Markets may have to brace themselves for more rate hikes
Stocktake: Fed chair strikes ‘hawkish tone’. Plus: S&P’s fall and rise; tech stocks power back
Jerome Powell: Investors, accustomed to “dovish” former Fed chiefs such as Janet Yellen, Ben Bernanke and Alan Greenspan, may have been disconcerted by Powell’s “demeanour and forcefulness”. Photograph: Saul Loeb/AFP/Getty Images
Apple, Amazon and Microsoft all hit all-time highs last week. Photograph: Leon Neal/AFP/Getty Images
Stocks sold off after Powell struck an apparently hawkish tone when addressing the US Congress last Wednesday. Attention focused on his comment that the economic outlook had strengthened since December, with markets deducing he may be open to the idea of four rather than three rate hikes this year.
Some analysts suggest Powell’s hawkishness was more apparent than real; that he didn’t say anything especially surprising – nothing that would conflict with his dovish predecessor, Janet Yellen. Investors, accustomed to the academic tone adopted by former Fed chiefs such as Yellen, Ben Bernanke and Alan Greenspan, may have been disconcerted by Powell’s “demeanour and his forcefulness”, said the Leuthold Group’s Jim Paulsen. Direct and business-like, Powell’s “lack of back-pedalling” and tone may have made him seem more hawkish than Yellen, suggested Paulsen.
Maybe, but economics professor and Fed Watch blogger Tim Duy thinks markets are right to brace themselves for more hikes. Powell, Duy pointed out, emphasised the risks of an “overheated economy” – a notable emphasis, given inflation, at 2.5 per cent, remains shy of the Fed’s official target of 2 per cent.
Of course, Powell’s fellow Fed board members might disagree, resulting in no policy changes. Still, markets are probably right to see Powell’s testimony in a slightly hawkish light. Similar bouts of rate-induced turbulence are likely to be a feature of 2018.
Historic winning streak ends, but it’s not game over
The S&P 500’s fall of almost 4 per cent in February means an unprecedented winning streak has ended.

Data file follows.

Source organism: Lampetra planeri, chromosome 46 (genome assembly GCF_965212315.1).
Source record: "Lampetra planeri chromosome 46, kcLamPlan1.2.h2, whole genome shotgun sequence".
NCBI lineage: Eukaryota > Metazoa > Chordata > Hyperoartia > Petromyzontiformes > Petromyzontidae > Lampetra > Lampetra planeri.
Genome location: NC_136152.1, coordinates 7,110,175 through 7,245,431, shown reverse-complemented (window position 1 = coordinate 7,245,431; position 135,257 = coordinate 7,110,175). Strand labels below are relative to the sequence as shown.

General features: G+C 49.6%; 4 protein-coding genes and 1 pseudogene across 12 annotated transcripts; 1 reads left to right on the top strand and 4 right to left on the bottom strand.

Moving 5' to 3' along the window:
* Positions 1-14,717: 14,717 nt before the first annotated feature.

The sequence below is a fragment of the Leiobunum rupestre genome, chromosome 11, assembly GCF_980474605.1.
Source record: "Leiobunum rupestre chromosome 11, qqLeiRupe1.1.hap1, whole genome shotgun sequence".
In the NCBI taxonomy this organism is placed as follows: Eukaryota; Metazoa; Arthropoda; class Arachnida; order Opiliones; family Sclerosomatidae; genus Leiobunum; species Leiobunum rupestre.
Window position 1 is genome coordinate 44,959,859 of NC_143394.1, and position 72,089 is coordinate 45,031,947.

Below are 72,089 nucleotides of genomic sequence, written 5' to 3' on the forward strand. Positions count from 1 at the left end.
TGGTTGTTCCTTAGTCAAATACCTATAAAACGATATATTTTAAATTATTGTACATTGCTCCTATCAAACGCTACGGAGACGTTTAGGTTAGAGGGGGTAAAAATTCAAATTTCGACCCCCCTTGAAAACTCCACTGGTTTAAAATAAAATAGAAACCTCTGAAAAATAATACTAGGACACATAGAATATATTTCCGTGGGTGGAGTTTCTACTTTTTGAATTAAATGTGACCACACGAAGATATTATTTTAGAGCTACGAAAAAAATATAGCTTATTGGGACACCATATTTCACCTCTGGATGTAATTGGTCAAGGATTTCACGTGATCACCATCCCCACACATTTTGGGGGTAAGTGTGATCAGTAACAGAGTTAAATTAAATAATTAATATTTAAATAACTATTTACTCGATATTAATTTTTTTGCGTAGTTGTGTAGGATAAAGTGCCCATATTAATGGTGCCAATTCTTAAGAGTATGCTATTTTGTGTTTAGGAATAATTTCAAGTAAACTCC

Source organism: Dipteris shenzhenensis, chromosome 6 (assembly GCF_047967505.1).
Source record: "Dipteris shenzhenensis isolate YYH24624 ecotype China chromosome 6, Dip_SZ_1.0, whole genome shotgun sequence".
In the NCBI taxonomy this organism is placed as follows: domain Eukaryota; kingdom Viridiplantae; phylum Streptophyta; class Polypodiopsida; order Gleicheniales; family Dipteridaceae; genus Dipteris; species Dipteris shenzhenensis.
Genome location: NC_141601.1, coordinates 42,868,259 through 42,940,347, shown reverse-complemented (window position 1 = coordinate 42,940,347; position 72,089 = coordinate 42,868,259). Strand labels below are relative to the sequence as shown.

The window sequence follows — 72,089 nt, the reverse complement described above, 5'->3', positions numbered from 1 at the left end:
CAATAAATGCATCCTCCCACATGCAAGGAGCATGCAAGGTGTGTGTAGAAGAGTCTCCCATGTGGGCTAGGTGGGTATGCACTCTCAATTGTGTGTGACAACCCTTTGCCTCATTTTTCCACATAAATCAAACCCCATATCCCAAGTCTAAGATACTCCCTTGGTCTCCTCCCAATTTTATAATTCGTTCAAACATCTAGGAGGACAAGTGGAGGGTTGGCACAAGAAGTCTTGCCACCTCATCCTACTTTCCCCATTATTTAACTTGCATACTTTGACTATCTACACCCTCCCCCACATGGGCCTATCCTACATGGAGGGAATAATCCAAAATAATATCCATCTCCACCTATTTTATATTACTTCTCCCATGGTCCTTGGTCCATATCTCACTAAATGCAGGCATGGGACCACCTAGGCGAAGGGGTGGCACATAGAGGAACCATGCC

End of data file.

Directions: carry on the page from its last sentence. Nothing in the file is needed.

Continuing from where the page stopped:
The US index and the broader MSCI All-Country World Index had not suffered a monthly decline since October 2016, gaining 15 months in a row. That’s extraordinary – stocks are meant to rise most of the time but not all of the time. Investors might assume further bloodletting is likely, given the S&P 500 gained 36 per cent during that uninterrupted 15-month rally.
However, there’s no evidence that long winning streaks, once they end, are inevitably followed by further falls. In fact, it’s more common for the previous uptrend to resume and for indices to get back to winning ways.
Typically, volatility picks up well in advance of major tops. 2007 was typical in that respect – stocks ended the year near all-time highs but uncertainty over the changing financial landscape was reflected in a number of corrective episodes during the year.
A 15-month, 36 per cent rally may seem unsustainable, but bears should be careful. “Uptrends don’t end with that level of positive momentum,” to quote Fat Pitch blogger Urban Carmel.
Tech stocks power back after market reboot
February may have been a gruelling month, but technology stocks bucked the trend, with the tech sector the only industry to post monthly gains.
Tech stocks endured a rapid double-digit correction only to stage an equally rapid rebound. Apple, Amazon and Microsoft all hit all-time highs last week while the NYSE FANG+ Index, an index consisting of 10 of the sector’s “sexiest” stocks, has gained some 20 per cent this year.
Typically, red-hot growth stocks suffer the most in corrective episodes, with investors rotating into defensive sectors, but not this time. Clearly, the assumptions that caused investors to pile into all things technology remain intact.
This nonchalance indicates two things: firstly, that investors will continue to look to buy the dip in tech stocks; secondly, that the ongoing market correction is just that – a correction, not a major market top.
Tech sector now a quarter of the market
The strong rebound in technology stocks means the sector now accounts for more than 25 per cent of the S&P 500 – the biggest weighting since the dotcom bubble burst in 2000, according to Bespoke Investment data.
There are, of course, huge differences between then and now.
Firstly, valuations are very different. At the peak of the technology bubble in 2000, the sector traded on 60 times estimated earnings. Today, it trades on 19 times earnings, in line with the broader market.
Secondly, the move higher in index weighting has been “slow and steady”, notes Bespoke, with the tech sector’s market share nudging upwards over time. In contrast, the 1999-2000 ascent was almost vertical: accounting for 25 per cent of the S&P 500 in November 1999, the tech sector’s weighting peaked at 35 per cent just four months later.
Still, few would disagree that sentiment towards the tech sector, up 35 per cent over the last year, has grown a little frothy. No sector – not even the financial sector at the peak of the 2006-07 housing bubble – has accounted for 25 per cent of the S&P 500 since late 2000.
One sector accounting for a quarter of the index is “nothing to sneeze at”, says Bespoke. “It bears watching for sure”.